It’s essential to start from the perspective that operation for TAAA is almost always an elective procedure done as prophylaxis against rupture. As such, I would argue that a “good” outcome is only achieved with complete aneurysm exclusion, preservation of the patient’s preoperative functional status, and avoidance of any new end-stage organ failure. Successfully repairing an asymptomatic aneurysm while rendering the patient dialysis-dependent is unlikely to meaningfully prolong the patient’s life and certainly has serious consequences to the patient’s quality of life and should, in my opinion, be considered treatment failure.

Given this premise, I think most surgeons who manage TAAA would agree that patients with CKD, specifically stage 3 or greater (estimated glomerular filtration rate [eGFR] < 60 mL/min), tend not to tolerate an open bicavitary repair well. As seen in numerous studies, CKD is the most consistent risk factor for adverse outcomes after open aneurysm repair. To answer this specific question, I think it is fairly simple to say that among patients with stage 3 CKD or greater, open repair of TAAA is high risk and it would be hard to expect most CKD patients to tolerate an open TAAA repair with a “good” outcome as described above. As such, among patients with TAAA and CKD, I would suggest that endovascular repair is strongly preferred over open repair.

The more challenging question is when is CKD an important contraindication to repair of a TAAA using a branched endograft? As seen in one large cohort study, about one-third of patients with TAAA have some sort of end-stage organ failure.1 In general, end-stage organ failure, including ESRD, is a contraindication for a branched endograft because the patient’s overall survival is likely limited and aneurysm rupture risk rarely exceeds the risk of that condition. How to manage patients with more modest stage 3 CKD (eGFR 30-60 mL/min) is more nuanced.

In my practice, I look at both anatomic and physiologic risk factors for repair, and CKD is an important physiologic risk factor. I place increasing importance on this with worsening disease. Mild CKD (stage 2 to 3A, eGFR 45-90 mL/min) is very common among elderly patients with degenerative TAAA and is not considered a significant risk factor for endovascular repair. Stage 3B CKD (eGFR 30-44 mL/min) is also seen somewhat frequently and I consider this a risk factor, but in isolation, I would not change the decision for repair presuming the renal anatomy is amenable to revascularization. In a patient with hostile renal artery anatomy or multiple other advanced comorbidities, this may push me to advise the patient against repair. Stage 4 or 5 CKD is a strong relative contraindication for me, as I think the likelihood of achieving a successful treatment with a reasonable medium-term survival is low. Certainly, rarely, there are individuals with stage 4 or 5 CKD who might reasonably be expected to survive in the medium term with a successful aneurysm repair, but these patients are few and far between in my experience. Among patients treated with t-Branch and custom-made devices (Cook Medical) as reported in the United States Aortic Research Consortium, only 1.5% of nearly 1,000 patients were dialysis-dependent prior to endovascular repair.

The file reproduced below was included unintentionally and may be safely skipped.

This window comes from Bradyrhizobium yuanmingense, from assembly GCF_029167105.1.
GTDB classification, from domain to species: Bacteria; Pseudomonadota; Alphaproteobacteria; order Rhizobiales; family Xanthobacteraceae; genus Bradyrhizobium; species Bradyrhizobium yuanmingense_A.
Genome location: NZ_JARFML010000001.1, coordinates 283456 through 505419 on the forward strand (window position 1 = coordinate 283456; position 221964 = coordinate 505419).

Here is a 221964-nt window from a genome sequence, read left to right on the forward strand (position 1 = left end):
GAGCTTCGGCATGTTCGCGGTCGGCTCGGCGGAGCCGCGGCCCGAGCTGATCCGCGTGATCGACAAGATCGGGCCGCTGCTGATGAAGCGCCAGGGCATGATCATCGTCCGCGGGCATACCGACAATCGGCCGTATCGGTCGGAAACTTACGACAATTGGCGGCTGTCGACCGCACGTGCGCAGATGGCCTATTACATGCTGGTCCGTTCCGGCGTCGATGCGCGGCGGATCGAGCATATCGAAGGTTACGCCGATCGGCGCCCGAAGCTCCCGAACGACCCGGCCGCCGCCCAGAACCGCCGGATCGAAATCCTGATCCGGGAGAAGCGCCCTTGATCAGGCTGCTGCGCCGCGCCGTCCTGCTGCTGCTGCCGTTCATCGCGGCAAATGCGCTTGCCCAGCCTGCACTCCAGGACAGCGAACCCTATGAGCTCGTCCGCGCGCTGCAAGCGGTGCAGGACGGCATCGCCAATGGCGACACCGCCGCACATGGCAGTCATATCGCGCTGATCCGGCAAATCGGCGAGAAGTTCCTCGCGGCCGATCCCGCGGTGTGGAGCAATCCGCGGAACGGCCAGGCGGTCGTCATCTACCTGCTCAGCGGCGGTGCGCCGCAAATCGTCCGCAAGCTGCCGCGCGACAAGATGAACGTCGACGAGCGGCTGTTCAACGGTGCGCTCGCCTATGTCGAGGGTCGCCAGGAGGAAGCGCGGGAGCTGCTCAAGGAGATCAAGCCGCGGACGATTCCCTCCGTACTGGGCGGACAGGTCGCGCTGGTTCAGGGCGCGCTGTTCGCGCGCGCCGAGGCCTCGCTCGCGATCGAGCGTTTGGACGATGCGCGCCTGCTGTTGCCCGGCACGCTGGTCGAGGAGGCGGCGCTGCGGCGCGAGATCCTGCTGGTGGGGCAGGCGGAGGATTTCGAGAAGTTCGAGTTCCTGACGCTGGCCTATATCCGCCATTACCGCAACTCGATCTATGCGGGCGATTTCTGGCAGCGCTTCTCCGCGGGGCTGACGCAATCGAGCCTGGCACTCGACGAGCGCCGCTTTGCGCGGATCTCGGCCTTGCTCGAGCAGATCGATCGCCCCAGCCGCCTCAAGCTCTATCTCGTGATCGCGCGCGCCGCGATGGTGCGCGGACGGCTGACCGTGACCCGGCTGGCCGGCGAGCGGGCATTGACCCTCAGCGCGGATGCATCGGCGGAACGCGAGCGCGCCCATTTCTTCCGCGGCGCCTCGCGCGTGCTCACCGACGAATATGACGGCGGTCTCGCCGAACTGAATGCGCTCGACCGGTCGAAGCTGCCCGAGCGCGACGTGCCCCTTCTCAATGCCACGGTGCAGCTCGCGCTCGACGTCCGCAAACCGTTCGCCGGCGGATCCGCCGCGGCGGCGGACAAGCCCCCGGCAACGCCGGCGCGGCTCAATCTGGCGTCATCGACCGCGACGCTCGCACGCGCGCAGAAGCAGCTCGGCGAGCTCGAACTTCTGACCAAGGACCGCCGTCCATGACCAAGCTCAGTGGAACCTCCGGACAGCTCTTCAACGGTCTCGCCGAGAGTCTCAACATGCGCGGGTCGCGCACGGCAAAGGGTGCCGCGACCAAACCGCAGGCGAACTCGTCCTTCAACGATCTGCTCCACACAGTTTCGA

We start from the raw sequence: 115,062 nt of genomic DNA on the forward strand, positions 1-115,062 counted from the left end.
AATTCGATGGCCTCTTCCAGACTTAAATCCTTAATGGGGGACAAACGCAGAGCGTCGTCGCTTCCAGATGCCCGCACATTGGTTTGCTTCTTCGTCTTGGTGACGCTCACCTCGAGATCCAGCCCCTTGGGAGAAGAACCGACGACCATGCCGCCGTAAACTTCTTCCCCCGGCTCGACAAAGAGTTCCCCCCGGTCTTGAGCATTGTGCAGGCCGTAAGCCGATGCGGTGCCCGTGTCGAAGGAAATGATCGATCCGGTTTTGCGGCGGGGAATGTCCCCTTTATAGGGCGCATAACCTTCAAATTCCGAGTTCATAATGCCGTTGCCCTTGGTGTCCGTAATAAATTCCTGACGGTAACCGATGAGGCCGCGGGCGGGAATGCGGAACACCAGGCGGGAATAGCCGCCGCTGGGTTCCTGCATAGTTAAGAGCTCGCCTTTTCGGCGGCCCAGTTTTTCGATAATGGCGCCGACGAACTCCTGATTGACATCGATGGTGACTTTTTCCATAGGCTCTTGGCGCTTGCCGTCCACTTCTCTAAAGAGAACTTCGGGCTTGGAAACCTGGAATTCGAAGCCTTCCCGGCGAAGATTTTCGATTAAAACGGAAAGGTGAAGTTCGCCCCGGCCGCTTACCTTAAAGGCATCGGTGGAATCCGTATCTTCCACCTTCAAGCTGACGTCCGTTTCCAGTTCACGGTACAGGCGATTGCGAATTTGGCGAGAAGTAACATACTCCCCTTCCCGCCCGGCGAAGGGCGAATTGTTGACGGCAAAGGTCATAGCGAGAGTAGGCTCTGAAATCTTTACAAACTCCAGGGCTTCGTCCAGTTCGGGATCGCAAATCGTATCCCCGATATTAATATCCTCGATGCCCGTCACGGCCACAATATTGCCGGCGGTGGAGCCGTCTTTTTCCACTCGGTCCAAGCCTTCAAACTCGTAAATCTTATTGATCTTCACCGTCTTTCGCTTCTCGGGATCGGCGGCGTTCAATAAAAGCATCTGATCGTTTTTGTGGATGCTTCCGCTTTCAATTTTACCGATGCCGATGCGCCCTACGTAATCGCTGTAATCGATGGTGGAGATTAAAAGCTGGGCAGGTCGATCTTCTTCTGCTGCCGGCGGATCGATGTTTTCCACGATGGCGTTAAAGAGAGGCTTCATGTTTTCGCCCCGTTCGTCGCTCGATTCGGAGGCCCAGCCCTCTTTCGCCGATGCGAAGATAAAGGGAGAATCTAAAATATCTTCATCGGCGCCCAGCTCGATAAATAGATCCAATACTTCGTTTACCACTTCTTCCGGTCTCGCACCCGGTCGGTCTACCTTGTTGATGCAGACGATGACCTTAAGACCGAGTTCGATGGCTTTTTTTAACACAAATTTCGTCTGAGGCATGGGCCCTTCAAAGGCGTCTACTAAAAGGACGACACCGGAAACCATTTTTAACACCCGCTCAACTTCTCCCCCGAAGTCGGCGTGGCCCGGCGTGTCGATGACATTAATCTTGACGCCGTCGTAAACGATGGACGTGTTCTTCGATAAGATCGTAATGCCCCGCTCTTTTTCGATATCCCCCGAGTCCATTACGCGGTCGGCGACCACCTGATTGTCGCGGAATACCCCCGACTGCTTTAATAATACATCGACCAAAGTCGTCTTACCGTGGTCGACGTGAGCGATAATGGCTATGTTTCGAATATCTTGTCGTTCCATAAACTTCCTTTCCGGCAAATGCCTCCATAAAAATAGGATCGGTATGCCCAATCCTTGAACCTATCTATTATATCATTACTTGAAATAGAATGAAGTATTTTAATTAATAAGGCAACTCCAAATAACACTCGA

1. Kang PC, Bartek MA, Shalhub S, et al. Survival and patient-centered outcome in a disease-based observational cohort study of patients with thoracoabdominal aortic aneurysm. J Vasc Surg 2019;70:1427-35. doi: 10.1016/j.jvs.2019.02.033


Marcelo Ferreira, MD
Casa de Saúde São José
Rio de Janeiro, Brazil
marceloferreira1959@gmail.com
Disclosures: Proctor for Cook Medical.

Matheus Mannarino, MD
Casa de Saúde São José
Rio de Janeiro, Brazil
matheusmannarino@hotmail.com
Disclosures: None.

At first glance, one could associate renal dysfunction only to the contrast media used in endovascular procedures, but it’s clear that even open or endovascular treatment for TAAAs has a similar rate of acute kidney injury (AKI), and CKD is a well-recognized and documented risk factor for both techniques.1

First, AKI is a common complication of open surgery for TAAA, affecting approximately 10% to 30% of patients.2 Even centers with large volume and great expertise in open surgery for TAAA report AKI rates of 12.7% and 9.6%,2,3 indicating that AKI during these procedures is multifactorial. Although history of CKD is a risk factor, various other factors are deleterious to kidney function including the development of visceral or limb ischemia during the procedure, amount of bleeding, amount of contrast, visceral microembolization, hypotensive periods, use of high doses of vasopressors, and low volume input.

In addition, several studies have shown no evidence of contrast-induced nephropathy regardless of CKD stage, whereas others found evidence of contrast-induced nephropathy only in patients with severely reduced kidney function.4 With this and considering published results of the endovascular approach and our results,5,6 we conclude that patients with CKD and TAAA can safely undergo endovascular repair with the caveat that CKD is a recognized risk factor for both open and endovascular approaches. Importantly, patients with CKD should be prepped adequately, hydrated with saline, and whenever possible, transesophageal echocardiography should be utilized to assess the need for adequate fluid replacement during the endovascular repair, which usually produces an important inflammatory response. Finally, of note, the chemistry of the contrast media has changed over the past 10 years, with procedures now requiring less contrast, and image quality has also substantially improved.